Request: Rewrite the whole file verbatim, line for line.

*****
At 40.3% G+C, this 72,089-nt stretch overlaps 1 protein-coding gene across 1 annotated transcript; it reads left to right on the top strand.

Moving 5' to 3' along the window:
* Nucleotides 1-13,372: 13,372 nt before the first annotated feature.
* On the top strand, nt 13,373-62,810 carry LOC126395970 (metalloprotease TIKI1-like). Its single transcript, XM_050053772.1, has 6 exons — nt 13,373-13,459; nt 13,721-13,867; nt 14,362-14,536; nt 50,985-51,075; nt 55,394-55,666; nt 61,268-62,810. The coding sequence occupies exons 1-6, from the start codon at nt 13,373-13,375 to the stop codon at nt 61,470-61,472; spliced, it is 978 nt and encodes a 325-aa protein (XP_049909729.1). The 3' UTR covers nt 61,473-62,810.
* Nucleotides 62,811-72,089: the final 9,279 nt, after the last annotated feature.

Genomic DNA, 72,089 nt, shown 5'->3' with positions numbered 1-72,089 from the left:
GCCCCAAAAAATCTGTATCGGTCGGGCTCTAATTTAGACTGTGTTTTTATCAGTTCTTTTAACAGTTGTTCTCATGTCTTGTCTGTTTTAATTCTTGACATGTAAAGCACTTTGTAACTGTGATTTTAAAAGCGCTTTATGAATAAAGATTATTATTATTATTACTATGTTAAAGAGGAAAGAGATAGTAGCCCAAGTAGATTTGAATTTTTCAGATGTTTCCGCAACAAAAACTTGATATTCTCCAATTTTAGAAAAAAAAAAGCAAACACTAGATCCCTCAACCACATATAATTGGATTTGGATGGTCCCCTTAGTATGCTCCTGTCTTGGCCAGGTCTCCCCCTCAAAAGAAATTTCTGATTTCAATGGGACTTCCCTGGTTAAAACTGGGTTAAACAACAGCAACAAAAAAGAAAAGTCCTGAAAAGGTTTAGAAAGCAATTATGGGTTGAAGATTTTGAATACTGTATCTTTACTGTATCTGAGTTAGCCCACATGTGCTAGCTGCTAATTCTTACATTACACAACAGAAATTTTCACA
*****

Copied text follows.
At 40.3% G+C, this 72,089-nt stretch overlaps 1 protein-coding gene across 1 annotated transcript; it reads left to right on the top strand.

Moving 5' to 3' along the window:
* Nucleotides 1-13,372: 13,372 nt before the first annotated feature.
* On the top strand, nt 13,373-62,810 carry LOC126395970 (metalloprotease TIKI1-like). Its single transcript, XM_050053772.1, has 6 exons — nt 13,373-13,459; nt 13,721-13,867; nt 14,362-14,536; nt 50,985-51,075; nt 55,394-55,666; nt 61,268-62,810. The coding sequence occupies exons 1-6, from the start codon at nt 13,373-13,375 to the stop codon at nt 61,470-61,472; spliced, it is 978 nt and encodes a 325-aa protein (XP_049909729.1). The 3' UTR covers nt 61,473-62,810.
* Nucleotides 62,811-72,089: the final 9,279 nt, after the last annotated feature.

Genomic DNA, 72,089 nt, shown 5'->3' with positions numbered 1-72,089 from the left:
GCCCCAAAAAATCTGTATCGGTCGGGCTCTAATTTAGACTGTGTTTTTATCAGTTCTTTTAACAGTTGTTCTCATGTCTTGTCTGTTTTAATTCTTGACATGTAAAGCACTTTGTAACTGTGATTTTAAAAGCGCTTTATGAATAAAGATTATTATTATTATTACTATGTTAAAGAGGAAAGAGATAGTAGCCCAAGTAGATTTGAATTTTTCAGATGTTTCCGCAACAAAAACTTGATATTCTCCAATTTTAGAAAAAAAAAAGCAAACACTAGATCCCTCAACCACATATAATTGGATTTGGATGGTCCCCTTAGTATGCTCCTGTCTTGGCCAGGTCTCCCCCTCAAAAGAAATTTCTGATTTCAATGGGACTTCCCTGGTTAAAACTGGGTTAAACAACAGCAACAAAAAAGAAAAGTCCTGAAAAGGTTTAGAAAGCAATTATGGGTTGAAGATTTTGAATACTGTATCTTTACTGTATCTGAGTTAGCCCACATGTGCTAGCTGCTAATTCTTACATTACACAACAGAAATTTTCACA